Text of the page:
Google announced Wednesday that Google Apps users will no longer be able to export word processing, spreadsheet and presentation documents as files using older Microsoft Office formats, such as .doc, .xls and .ppt.
Users of the search giant's consumer productivity suite, Google Docs, will still be able to export documents in the older Microsoft formats.
The Google Apps change, which affects all versions of Microsoft's productivity suite from Office 97 to Office 2003, takes effect Oct. 1.
Once the change is implemented, Google Apps users who do not have a version of Office that supports the newer document formats for Word (.docx), Excel (.xlsx) and PowerPoint (.pptx) will need to convert documents exported from Google Apps into older formats. Such conversions can be performed with a free utility program distributed by Microsoft.
For organizations with a diverse user base, Google's action makes using its commercial productivity suite a potentially annoying exercise.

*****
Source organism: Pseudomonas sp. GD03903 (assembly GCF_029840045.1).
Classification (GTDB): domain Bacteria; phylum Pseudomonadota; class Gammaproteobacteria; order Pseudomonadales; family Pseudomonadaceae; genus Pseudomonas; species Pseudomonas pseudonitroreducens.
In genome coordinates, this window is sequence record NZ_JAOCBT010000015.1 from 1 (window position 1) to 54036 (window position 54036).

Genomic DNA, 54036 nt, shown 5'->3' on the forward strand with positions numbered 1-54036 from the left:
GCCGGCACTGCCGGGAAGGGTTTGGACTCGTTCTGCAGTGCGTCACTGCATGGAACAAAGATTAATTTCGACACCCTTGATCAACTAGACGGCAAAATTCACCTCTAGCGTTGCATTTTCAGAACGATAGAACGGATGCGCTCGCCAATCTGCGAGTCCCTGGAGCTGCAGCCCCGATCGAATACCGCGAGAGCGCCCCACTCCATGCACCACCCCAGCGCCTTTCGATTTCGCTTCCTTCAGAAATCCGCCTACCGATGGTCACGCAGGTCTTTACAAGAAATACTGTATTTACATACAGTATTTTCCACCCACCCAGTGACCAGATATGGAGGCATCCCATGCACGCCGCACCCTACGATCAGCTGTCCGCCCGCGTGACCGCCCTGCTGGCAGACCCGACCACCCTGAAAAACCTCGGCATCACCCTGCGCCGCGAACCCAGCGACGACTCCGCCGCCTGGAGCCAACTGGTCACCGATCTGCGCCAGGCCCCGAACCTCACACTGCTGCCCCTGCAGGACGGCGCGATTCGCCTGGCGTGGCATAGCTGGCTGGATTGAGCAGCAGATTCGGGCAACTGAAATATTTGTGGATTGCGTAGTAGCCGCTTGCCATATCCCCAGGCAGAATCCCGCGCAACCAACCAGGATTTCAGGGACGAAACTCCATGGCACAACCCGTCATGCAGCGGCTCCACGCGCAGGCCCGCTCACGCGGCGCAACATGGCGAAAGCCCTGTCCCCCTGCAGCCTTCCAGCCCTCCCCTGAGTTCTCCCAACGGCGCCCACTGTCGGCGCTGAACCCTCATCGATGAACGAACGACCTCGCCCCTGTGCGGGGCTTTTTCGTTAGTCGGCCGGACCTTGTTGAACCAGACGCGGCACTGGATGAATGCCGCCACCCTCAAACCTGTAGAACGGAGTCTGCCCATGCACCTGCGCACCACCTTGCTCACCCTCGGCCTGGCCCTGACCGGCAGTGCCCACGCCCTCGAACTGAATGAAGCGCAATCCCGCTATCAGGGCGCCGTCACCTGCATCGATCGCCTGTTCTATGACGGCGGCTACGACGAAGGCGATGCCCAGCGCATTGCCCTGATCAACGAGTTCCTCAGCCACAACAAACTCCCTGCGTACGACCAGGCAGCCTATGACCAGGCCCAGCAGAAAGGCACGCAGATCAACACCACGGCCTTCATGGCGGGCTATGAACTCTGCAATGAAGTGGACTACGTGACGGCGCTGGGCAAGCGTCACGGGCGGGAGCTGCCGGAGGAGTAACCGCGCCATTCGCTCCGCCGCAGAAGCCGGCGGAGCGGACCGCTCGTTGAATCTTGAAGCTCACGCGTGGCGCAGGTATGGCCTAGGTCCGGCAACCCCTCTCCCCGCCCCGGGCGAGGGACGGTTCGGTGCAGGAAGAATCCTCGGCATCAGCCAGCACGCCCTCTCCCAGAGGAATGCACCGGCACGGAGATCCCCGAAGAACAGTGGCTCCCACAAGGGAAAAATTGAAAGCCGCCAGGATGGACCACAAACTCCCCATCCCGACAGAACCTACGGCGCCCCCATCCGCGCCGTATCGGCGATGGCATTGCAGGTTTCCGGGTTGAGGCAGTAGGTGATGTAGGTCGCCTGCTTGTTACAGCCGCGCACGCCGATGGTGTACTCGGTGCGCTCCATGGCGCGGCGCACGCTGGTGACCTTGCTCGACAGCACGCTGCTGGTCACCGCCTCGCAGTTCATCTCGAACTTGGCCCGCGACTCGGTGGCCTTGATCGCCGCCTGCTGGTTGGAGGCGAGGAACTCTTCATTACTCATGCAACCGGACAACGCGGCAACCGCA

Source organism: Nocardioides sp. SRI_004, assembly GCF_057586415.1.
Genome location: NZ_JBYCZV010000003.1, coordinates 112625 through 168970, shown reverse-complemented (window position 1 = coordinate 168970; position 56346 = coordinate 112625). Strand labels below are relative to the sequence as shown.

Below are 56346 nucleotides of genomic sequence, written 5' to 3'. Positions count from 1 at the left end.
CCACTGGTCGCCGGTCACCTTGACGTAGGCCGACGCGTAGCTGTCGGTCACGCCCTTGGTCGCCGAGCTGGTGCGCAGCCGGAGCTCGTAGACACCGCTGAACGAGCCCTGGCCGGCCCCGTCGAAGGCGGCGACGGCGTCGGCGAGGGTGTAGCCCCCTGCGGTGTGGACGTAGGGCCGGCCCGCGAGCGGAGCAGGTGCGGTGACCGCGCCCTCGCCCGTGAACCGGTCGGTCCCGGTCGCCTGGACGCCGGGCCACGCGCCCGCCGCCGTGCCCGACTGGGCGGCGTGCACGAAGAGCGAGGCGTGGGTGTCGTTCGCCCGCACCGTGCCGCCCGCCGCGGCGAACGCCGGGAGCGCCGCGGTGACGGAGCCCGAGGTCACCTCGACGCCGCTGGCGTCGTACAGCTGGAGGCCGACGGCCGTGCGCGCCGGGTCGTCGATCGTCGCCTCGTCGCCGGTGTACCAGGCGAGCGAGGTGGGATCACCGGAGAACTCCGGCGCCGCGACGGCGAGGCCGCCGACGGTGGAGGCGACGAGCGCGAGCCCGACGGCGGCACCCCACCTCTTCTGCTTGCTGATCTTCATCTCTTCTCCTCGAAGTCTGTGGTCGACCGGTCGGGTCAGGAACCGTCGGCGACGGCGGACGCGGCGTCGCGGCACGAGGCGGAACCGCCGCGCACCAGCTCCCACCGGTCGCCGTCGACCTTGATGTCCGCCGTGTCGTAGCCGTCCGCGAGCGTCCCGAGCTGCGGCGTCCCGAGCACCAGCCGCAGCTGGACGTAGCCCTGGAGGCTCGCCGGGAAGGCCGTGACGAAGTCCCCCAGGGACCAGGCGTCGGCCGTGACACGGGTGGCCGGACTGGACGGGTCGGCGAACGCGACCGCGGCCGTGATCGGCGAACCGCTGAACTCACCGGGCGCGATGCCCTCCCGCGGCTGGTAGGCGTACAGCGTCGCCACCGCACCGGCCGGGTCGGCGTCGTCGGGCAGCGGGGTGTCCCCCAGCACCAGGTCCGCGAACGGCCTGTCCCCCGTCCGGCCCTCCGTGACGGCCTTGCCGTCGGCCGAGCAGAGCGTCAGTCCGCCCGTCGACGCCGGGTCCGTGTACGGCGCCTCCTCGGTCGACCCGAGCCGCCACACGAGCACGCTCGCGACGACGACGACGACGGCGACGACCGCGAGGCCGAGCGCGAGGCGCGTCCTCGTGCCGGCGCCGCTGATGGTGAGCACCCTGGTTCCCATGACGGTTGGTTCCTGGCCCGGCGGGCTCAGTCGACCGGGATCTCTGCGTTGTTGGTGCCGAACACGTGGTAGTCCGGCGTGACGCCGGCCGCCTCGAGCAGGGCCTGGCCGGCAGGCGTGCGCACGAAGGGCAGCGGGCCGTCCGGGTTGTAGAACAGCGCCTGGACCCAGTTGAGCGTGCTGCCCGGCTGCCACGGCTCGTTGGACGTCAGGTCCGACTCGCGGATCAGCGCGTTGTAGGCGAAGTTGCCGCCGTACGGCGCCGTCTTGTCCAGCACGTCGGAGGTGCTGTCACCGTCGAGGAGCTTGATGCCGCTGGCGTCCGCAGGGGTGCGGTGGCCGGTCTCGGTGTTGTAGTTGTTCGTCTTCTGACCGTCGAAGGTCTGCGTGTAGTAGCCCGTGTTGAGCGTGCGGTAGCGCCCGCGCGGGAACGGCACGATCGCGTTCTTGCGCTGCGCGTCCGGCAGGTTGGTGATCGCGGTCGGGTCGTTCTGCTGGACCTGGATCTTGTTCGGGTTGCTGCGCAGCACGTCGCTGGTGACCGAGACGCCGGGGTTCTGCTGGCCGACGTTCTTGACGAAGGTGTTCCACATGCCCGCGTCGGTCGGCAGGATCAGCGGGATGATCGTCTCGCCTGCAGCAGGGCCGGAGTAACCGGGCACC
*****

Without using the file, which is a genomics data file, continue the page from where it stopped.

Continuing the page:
Document collaborators using the older formats never needed to worry about whether their fellow collaborators had a newer version of Office because the suite is backward compatible. Even the latest versions of the suite can read the older formats. However, older versions of the suite can't read the newer formats.
The lack of support for older formats could create friction among the collaborators of a document as they struggle to figure out why they can't view a file or why a document doesn't look the same to one user as it does to another.
Google's ditching of support for older Microsoft Office formats is just the latest in a series of purges of its productivity suite in recent weeks. Last month, Google shut down Google Apps for Teams, which let groups use Docs, Talk and Calendar without switching their email system to Gmail. Google also moved the Google Video for Business component in its Apps for Business and Apps for Education offerings to Google Drive.
This story, "Google Apps drops download support for older Office formats" was originally published by PCWorld.